You now wait for space to become available in your garden from mid to late summer as early crops finish eg. some early beans, potatoes, lettuce, old brassicas etc . Then when this space is cleared you take cuttings from your Oca mother plants and simply plonk them in. The cuttings will strike quickly and these will become robust plants within weeks ready to enjoy the mild autumn weather which Oca adores. I have had great success doing this with cuttings taken from mid January through to mid February (the equivalent of mid-July through mid-August in the northern hemisphere). For two years in a row I have prepared Oca in this way at the Burnley nursery in pots, ready for my students to plant them in their vegetable plots when classes commence in the first week of March. I'll post some pics of some of this year's student crop next week.

spring planted stock plants
This year at home I wanted to see just how late I could strike cuttings and still get some kind of crop. So I took cuttings and planted them on March 15, the middle of the first month of autumn here and only a week before equinox when Oca stems begin forming forming stolons and tubers. This I thought might be pushing the envelope but the photos below show that these late season cuttings have produced decent tubers from very little original plant material and in a small area. This has no doubt been helped by a record breaking warm to mild autumn but I still think it proves the point that you don't need vast areas of spring planted Oca to enjoy this crop - just grow a few initially and take cuttings later. Truthfully, I've also planted tubers in between vigorous tomato plants where they spent months being shaded out and now with the tomato plants gone the Oca have come into their own. In other words, they're quite happy to grow sub-optimally for months while they wait for the good times to arrive.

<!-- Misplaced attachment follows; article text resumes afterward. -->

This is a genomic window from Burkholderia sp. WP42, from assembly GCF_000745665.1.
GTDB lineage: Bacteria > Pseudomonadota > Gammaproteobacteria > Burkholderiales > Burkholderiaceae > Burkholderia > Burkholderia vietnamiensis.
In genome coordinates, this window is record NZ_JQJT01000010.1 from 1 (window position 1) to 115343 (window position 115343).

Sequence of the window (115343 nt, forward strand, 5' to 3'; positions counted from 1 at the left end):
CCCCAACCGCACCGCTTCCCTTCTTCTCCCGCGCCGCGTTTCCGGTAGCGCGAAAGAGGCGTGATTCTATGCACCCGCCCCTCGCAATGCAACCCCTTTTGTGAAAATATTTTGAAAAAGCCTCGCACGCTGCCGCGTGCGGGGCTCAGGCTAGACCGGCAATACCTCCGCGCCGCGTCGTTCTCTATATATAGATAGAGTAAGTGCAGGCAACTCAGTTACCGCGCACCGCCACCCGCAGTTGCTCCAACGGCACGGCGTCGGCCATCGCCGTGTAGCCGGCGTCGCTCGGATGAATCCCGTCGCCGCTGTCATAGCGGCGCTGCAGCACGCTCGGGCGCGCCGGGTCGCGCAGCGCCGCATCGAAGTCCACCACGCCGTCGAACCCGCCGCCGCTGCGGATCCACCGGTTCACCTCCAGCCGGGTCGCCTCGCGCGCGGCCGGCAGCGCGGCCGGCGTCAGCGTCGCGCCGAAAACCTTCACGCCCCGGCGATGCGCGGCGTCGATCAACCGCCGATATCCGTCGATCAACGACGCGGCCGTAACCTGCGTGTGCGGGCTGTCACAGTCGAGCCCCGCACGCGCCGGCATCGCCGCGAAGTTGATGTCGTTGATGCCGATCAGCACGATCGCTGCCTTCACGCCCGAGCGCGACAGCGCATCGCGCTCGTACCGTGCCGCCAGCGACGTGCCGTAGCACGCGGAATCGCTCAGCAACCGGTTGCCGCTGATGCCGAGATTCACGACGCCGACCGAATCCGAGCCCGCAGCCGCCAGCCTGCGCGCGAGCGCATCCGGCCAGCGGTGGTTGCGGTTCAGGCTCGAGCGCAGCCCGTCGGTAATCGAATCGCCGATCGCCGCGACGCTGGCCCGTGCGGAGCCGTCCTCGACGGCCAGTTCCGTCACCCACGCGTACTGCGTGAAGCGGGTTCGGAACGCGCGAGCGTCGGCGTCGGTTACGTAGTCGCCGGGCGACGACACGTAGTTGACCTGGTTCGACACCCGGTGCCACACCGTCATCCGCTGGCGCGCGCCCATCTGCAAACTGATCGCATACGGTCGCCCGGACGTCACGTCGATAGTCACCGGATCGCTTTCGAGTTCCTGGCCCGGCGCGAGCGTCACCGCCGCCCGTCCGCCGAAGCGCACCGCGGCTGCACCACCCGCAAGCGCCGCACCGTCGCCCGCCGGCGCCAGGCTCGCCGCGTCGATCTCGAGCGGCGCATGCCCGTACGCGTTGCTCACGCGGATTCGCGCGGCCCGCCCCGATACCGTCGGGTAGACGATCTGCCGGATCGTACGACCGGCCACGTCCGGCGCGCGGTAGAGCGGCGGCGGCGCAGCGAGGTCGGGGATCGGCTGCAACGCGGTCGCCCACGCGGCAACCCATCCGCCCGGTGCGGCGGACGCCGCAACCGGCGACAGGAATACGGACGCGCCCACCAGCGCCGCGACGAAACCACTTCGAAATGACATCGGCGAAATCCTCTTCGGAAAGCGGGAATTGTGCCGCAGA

single cutting planted March 15